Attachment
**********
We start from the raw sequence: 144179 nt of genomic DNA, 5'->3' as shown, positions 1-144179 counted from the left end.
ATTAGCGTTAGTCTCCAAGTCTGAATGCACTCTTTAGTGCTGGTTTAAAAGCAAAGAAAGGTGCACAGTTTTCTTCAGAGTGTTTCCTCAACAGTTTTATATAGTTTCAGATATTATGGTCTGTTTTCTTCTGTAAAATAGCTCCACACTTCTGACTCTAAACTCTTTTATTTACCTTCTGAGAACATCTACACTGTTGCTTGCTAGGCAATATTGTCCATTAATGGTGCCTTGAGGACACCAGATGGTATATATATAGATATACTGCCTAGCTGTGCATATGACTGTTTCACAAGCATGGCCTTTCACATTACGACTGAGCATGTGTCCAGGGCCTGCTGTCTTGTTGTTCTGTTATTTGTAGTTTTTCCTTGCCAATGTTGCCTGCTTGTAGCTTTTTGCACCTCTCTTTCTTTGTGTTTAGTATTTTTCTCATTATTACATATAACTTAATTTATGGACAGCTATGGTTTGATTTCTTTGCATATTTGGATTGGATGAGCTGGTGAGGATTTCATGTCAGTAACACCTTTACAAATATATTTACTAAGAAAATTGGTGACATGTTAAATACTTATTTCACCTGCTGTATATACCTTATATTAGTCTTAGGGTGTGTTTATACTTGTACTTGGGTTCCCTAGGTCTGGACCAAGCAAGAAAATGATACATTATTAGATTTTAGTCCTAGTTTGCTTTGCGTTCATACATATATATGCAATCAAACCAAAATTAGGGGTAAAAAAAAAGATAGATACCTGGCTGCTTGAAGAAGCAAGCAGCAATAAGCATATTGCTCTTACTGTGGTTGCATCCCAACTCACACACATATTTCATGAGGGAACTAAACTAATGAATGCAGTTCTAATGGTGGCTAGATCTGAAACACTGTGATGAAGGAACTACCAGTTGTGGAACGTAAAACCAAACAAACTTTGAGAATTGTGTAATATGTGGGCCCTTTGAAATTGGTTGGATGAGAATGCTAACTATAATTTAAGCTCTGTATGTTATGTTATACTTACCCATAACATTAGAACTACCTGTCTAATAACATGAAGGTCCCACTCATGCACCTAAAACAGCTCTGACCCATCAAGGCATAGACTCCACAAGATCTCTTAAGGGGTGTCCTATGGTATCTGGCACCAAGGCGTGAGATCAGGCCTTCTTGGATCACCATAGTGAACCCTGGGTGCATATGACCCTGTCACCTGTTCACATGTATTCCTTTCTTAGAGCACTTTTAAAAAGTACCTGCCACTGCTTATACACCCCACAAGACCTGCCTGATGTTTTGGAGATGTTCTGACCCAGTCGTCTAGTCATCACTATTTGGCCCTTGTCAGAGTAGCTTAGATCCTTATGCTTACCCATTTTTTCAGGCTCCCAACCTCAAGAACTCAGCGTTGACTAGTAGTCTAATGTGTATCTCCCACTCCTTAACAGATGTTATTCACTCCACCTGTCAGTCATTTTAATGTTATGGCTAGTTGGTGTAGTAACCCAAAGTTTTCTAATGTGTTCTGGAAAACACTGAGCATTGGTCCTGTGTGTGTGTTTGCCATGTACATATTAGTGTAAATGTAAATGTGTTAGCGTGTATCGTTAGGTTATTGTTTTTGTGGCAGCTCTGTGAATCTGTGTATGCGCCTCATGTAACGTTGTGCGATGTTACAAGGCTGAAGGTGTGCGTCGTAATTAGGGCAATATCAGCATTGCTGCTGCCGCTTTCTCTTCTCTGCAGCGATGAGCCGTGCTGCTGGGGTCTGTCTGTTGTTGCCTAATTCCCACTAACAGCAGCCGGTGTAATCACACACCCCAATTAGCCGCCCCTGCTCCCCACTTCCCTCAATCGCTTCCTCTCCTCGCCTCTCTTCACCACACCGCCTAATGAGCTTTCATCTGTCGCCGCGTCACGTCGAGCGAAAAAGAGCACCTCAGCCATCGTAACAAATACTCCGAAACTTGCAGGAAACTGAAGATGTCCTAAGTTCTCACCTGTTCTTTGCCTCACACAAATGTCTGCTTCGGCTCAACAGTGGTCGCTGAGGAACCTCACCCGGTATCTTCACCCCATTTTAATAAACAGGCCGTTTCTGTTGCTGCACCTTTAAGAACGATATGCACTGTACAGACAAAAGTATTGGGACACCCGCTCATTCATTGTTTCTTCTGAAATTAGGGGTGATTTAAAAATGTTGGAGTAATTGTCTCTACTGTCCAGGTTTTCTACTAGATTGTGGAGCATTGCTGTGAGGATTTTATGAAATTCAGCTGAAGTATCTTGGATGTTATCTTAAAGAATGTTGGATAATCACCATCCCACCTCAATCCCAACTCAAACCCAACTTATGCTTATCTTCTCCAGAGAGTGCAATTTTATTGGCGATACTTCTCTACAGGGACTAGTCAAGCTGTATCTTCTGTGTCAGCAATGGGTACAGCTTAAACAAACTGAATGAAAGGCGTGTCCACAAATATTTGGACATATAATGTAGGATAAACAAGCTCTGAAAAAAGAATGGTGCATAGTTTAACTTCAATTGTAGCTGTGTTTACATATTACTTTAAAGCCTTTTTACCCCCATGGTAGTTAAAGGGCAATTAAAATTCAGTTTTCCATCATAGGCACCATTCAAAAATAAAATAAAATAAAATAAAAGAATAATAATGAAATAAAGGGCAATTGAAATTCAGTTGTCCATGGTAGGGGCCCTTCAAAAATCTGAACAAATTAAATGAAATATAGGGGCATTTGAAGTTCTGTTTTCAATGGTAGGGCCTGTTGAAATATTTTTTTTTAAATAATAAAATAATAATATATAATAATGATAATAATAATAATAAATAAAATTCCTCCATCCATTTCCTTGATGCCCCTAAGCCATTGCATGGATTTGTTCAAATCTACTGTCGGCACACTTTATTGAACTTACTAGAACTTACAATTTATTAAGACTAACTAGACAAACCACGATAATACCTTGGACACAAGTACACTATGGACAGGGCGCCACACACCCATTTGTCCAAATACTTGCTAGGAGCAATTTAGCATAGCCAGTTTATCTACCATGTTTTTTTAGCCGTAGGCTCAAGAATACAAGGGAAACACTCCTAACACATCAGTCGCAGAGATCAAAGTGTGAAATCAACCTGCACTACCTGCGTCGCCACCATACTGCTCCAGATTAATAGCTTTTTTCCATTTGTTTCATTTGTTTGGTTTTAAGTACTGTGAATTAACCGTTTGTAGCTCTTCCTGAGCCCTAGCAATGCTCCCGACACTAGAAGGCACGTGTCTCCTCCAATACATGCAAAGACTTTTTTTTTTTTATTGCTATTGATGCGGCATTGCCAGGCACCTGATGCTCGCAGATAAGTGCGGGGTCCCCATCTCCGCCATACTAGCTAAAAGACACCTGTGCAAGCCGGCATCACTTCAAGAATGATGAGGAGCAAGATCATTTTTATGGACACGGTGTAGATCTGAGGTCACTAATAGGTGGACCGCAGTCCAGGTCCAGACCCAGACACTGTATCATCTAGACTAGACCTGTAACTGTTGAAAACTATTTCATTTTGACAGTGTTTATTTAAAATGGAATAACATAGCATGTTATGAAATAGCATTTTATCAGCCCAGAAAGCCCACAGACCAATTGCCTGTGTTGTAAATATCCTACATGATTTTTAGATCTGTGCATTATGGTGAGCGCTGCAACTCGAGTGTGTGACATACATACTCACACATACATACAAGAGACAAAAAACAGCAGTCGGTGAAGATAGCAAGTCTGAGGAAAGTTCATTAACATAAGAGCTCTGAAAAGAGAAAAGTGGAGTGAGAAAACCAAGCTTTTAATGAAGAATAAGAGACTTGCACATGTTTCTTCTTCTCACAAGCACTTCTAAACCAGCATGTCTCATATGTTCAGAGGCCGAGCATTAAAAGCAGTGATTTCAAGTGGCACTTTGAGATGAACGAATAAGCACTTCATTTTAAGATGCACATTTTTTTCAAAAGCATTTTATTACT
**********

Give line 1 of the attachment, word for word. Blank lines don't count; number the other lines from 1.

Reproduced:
We start from the raw sequence: 144179 nt of genomic DNA, 5'->3' as shown, positions 1-144179 counted from the left end.